Wednesday, November 13, 2019

Come to me. . .


I grew up in a small German Lutheran congregation in a cornfield in Northeast Nebraska.  Outside the door is a reference to the Unaltered Augsburg Confession which was important when it was begun but now seems to be more a matter of curiosity or indifference.  Inside is an oak altar, a small version of a high altar that these Germans might have remembered from their past.  It has a crucifix, candles, and a statue of Christ.  Nearly ever other congregation of this era has the same statue.  Those who have built new buildings probably took this statue with them (though not, perhaps, the crucifix) if they constructed it in the 1950s or 1960s.

The statue is, of course, the famous Thorvaldsen Christ now, strangely, associated more with the Mormons than the Lutherans. Bertel Thorvaldsen is probably not well known out side of Europe or Denmark, in particular. Many do not consider him a great sculptor since the movement is away from an idealized realism to more abstract art. But in his day and age, this Copenhagen-born son of a wood carver was considered one of the 19th-century’s greatest sculptors on the continent, with patrons from all over Europe.

Strangely, he lived for most of his life in Italy.  Born in 1770, he moved to Rome in 1797 and did not return to Copenhagen in 1838.  Some thought him the successor of the Italian neoclassical master sculptor Antonio Canova, famously known for his statue of Eros and Psyche. Some of Canova’s sober beauty and warm naturalness are seen in Thorvaldsen’s Christus Consolator, often referred to simply as Christus.

Made in Carrara marble, the Christus is around 11 feet tall and portrays the Risen Christ with the inscription “Kommer til mig,” that is, “Come to me,” in Danish.  According to Fanny Coe’s 1896 travel book The World and Its People, this statue was exceptional.  She wrote:
Christ is represented with open arms, saying to the world ‘come to me and I will give you
rest.’ It is considered the most perfect statue of Christ in the world. Thorwaldsen (sic) did the whole work himself, not entrusting any portion of it to his pupils, as was his custom. When it was finished, he was seized with despondency. “My genius is decaying,” he said to his friends, “my statue of Christ is the first of my works that I have ever felt satisfied with. Till now my idea has always been far beyond what I could execute; but it is so no longer. I shall never have a great idea again.”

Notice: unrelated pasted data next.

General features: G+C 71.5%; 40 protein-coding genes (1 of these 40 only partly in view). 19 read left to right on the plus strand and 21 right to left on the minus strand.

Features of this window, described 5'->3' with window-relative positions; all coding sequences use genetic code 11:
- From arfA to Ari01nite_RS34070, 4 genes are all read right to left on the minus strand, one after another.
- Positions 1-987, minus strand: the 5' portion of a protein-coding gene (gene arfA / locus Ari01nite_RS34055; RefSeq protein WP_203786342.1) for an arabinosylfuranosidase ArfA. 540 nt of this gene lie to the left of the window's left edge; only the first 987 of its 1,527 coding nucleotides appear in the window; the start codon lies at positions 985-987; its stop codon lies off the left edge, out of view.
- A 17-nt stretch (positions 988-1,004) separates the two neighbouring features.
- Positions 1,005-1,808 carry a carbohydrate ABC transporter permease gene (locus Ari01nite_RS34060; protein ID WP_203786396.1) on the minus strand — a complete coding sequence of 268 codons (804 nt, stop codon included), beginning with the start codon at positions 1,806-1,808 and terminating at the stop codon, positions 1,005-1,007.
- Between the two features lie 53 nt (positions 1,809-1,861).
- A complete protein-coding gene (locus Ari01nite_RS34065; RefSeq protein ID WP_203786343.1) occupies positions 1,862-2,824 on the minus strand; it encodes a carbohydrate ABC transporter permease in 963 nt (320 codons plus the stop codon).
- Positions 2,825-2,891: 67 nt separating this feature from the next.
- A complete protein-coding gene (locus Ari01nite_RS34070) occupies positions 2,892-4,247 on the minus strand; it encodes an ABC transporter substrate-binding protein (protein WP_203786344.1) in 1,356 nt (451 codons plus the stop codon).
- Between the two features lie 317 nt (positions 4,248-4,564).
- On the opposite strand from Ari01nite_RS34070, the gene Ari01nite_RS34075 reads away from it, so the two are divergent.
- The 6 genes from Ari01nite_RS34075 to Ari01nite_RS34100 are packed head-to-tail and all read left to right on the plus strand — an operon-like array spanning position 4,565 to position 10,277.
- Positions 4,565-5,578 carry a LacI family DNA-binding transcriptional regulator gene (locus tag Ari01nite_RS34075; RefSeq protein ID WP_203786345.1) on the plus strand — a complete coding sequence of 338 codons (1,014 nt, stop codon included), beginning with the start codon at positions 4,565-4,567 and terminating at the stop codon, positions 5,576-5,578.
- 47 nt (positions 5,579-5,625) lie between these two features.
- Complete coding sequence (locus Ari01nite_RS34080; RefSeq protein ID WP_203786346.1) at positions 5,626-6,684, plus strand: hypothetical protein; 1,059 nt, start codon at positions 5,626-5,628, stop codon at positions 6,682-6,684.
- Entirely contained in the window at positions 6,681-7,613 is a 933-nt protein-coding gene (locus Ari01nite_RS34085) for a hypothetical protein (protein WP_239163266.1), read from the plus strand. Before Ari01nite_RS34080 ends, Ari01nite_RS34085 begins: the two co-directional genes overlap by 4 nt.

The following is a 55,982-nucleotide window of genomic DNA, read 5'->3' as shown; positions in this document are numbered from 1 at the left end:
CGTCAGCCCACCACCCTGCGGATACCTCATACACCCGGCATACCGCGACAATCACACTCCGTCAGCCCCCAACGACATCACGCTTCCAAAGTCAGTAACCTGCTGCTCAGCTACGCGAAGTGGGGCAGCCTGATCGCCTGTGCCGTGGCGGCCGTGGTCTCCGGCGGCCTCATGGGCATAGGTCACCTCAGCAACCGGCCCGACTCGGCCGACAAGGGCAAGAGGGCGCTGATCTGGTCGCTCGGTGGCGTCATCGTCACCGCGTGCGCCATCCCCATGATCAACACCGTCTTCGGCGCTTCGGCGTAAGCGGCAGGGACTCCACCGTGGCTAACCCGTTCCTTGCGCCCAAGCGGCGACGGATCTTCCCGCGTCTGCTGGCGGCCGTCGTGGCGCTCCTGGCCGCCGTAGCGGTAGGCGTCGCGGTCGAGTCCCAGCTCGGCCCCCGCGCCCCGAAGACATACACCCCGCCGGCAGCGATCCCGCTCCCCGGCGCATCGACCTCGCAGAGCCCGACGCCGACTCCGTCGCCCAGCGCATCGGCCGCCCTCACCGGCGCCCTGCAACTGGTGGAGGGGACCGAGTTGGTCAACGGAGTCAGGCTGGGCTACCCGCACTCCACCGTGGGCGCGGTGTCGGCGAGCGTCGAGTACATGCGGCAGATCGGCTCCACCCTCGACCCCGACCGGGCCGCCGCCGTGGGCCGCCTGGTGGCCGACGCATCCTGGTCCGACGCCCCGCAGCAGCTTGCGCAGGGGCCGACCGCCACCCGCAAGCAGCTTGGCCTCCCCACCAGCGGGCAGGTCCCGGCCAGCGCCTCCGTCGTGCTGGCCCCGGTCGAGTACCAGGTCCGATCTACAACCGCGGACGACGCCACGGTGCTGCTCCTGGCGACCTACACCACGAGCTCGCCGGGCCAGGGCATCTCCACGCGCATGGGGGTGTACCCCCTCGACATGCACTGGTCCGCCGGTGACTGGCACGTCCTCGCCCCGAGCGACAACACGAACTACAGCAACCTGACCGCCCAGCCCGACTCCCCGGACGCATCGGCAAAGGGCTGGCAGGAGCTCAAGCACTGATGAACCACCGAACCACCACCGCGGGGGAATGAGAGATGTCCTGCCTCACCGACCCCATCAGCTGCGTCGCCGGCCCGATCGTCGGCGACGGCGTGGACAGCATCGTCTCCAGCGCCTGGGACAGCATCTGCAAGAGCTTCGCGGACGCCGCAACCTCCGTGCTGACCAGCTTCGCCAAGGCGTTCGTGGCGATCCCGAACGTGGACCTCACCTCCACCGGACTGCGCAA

The moment Thorvaldsen finished the sculpture it was moved to the Evangelical Lutheran Church of Our Lady in Copenhagen, where it resides today.


Anonymous said...

From the same referenced article and church website:

"The Protestant Reformation was hard on St. Mary's. Citizens of Copenhagen had elected to follow Luther, but Roman Catholic officials at St Mary's tried to maintain the church as a centre of Catholic resistance to change in Copenhagen. By royal decree both Roman Catholic and Lutheran priests were commanded to use the church jointly, which incensed the majority of Copenhagen's population. On 27 December 1530 hundreds of citizens stormed St. Mary's, destroying every statue and dismantling the choir stalls. The 17 richly gilt altars were stripped of jewels and gold and smashed, as were reliquaries, vestments and altar equipment. Even the name "St. Mary's" became Our Lady's Church (Vor Frue Kirke), keeping the historic reference to the Virgin Mary without the use of the un-Lutheran "Saint" appellation."

Interesting. Had no idea "Our Lady" was considered Lutheran and "St. Mary" not at that place in time.

Joanne said...

The German term for church buildings that are shared by different Confessions is "Simultankirche." Here's a wiki article with a long list of them. In the areas on the fringes of the Holy Roman Empire where borders were under constant pressure, it was often expedient to just "cut the baby in half." So to speak.

Unknown said...

Ugly, ugly statue.